Buying a used vehicle can be a gamble. Consumers can minimize the risk of buying a previously enjoyed vehicle. If you are financing one formula states that car payments should not exceed 20% of your monthly income. Consider a cheaper car than you can afford. The difference in price can be set aside for unexpected operating costs. The extra money can be helpful if your used conveyance has no warranty or a very limited warranty. Avoid financing through a dealer. Banks and other lending institutions usually charge lower rates. If the dealer offers zero-percent financing, you may not qualify for it. Zero-percent financing may cost you money in the long term.
Online vehicle finding services can simplify your search. Just for example enter something like used Lexus gs 350 new york ny as your search criteria. Enter a few other details and voilà a list of Lexus GS 350s in your area. Newspaper classifieds provides a list of private sellers and dealers offering the vehicle you are looking for. Visit an enthusiast website dedicated to the make of car or truck you are considering. You might even save a little on a private sale. Two fans of the same auto manufacturer might be inclined to cut each other a break. Car auctions are another option. Before attending an auction make sure a dealer’s license is not required to bid.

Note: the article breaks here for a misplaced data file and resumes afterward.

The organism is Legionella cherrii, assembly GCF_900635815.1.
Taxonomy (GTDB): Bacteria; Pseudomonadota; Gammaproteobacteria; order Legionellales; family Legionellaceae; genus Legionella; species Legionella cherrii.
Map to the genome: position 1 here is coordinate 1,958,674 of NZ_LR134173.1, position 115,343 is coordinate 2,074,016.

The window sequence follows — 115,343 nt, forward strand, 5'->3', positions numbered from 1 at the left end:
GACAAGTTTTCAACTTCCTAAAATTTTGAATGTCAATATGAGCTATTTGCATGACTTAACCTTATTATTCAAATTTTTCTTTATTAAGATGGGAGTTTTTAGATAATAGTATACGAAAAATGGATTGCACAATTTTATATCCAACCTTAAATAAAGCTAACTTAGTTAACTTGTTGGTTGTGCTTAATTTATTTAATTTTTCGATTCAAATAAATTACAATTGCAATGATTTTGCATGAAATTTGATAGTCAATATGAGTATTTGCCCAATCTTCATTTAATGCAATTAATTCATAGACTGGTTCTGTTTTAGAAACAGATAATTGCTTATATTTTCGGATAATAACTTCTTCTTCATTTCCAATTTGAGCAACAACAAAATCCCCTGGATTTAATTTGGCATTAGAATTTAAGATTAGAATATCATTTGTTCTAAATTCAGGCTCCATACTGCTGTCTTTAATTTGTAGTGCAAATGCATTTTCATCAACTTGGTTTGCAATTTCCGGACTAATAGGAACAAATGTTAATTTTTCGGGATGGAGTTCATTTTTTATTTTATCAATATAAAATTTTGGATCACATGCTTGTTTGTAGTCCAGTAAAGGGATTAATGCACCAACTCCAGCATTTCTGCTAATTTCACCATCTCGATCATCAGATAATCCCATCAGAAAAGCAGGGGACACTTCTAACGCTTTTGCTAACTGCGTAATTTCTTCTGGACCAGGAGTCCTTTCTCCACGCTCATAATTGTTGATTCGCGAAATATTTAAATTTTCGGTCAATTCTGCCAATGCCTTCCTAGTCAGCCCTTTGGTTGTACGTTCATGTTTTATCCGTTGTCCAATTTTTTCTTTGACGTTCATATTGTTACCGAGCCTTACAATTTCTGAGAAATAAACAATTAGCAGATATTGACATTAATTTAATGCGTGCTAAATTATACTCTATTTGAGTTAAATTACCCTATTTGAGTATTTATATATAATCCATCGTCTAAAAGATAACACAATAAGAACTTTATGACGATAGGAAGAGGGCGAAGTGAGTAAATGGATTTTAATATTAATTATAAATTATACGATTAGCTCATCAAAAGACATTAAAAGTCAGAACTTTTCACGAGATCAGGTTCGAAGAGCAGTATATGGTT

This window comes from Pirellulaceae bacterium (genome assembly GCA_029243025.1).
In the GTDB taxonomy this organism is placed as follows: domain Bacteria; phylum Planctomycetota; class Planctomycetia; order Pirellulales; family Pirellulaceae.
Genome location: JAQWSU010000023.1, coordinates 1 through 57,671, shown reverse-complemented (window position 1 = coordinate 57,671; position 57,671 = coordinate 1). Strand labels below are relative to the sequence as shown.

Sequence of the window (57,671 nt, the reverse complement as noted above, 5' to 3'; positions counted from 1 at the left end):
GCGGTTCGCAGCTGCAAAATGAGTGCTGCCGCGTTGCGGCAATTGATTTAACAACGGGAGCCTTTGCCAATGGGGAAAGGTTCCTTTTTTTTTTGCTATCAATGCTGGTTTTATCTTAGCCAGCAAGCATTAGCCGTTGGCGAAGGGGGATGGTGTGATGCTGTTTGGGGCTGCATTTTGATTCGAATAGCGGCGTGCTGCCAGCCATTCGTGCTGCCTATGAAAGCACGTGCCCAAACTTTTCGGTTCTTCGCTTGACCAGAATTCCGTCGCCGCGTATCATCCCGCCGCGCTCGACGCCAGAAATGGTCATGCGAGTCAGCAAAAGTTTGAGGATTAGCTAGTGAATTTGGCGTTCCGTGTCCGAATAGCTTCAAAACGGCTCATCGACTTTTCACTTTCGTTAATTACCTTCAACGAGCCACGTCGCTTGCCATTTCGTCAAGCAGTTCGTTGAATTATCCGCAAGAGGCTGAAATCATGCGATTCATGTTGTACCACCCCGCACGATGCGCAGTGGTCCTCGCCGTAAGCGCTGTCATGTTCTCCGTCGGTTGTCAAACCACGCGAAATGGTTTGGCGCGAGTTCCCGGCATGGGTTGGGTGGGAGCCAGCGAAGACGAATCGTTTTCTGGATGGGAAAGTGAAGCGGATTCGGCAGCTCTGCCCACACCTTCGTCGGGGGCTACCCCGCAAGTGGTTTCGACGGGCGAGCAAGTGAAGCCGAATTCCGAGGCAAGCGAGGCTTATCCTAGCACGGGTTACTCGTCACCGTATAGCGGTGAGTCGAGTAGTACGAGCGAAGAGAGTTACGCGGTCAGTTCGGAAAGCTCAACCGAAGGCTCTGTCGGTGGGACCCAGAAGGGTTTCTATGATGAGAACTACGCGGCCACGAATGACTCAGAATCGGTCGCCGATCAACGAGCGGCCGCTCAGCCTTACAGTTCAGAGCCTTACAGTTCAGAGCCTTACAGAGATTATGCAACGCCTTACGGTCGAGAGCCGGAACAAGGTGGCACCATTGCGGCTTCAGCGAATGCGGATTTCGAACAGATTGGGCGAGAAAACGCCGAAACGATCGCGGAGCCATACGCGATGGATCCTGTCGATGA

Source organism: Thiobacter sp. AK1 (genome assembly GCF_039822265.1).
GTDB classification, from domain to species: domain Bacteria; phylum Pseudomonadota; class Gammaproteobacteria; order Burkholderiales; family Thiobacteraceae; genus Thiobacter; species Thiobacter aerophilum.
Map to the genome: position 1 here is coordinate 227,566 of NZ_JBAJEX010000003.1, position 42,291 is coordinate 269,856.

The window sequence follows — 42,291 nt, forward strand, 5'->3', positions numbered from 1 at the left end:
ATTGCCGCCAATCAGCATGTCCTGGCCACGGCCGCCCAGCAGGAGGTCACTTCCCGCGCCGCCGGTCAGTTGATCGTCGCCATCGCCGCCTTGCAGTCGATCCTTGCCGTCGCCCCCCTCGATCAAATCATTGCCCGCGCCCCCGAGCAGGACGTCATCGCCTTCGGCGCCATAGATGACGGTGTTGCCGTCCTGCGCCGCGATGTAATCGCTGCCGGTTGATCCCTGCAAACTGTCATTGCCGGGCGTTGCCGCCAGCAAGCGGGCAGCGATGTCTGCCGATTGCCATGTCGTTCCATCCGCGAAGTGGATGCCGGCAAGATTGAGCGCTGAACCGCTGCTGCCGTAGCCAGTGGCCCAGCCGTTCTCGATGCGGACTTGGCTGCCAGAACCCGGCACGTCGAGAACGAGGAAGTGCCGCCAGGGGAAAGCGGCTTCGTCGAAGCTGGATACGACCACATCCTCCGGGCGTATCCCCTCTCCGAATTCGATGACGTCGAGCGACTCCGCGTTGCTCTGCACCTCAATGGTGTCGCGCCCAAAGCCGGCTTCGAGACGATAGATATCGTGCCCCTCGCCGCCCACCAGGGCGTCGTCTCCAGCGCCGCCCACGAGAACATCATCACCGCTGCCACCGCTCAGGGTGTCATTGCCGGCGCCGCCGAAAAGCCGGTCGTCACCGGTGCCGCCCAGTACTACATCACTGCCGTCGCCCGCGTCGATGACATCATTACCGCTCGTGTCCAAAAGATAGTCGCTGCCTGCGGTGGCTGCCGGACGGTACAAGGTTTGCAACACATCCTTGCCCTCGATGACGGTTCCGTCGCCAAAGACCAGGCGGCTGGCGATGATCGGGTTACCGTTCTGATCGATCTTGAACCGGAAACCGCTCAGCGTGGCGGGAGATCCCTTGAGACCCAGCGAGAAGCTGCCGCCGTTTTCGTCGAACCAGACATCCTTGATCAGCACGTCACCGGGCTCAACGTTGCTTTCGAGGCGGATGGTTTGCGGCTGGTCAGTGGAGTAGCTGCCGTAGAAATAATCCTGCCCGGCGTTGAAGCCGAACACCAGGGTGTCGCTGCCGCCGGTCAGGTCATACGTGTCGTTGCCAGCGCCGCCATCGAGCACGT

Take time to learn the pros and cons of a vehicle you are considering. Automotive fan blogs are a means of consulting with folks who are knowledgeable about the vehicle you are contemplating. A vehicle history report will show if the vehicle’s odometer is accurate. Damage the vehicle sustained as the result of flood or accidents, the number of prior owners, maintenance history, and if the car or truck has ever been declared totaled will be reflected in the report. One-hundred-percent accuracy is not guaranteed with a vehicle history report. Reports range in price from $10-$100 and some are free. Still, they are a means to hedge-your-bet when buying a used vehicle.
Dealer v. Private Seller
One advantage dealers offer over a private seller is a dealer handles all the paperwork and trips to the DMV. Price wise you might be able to negotiate a better purchase price with a private seller. A dealership might offer a warranty, but private sellers usually don’t resort to high-pressure sales tactics.
Consult a Mechanic
A reputable dealer shouldn’t object to a potential buyer taking a car or truck to a mechanic of the buyer’s choice for a pre-purchase inspection. A private seller may be accommodating and meet you at the garage. The inspection will uncover current problems and pending issues. The average cost of the inspection is $100.00 and is borne by the prospective buyer. That $100 investment can save you thousands by warning you off of a lemon.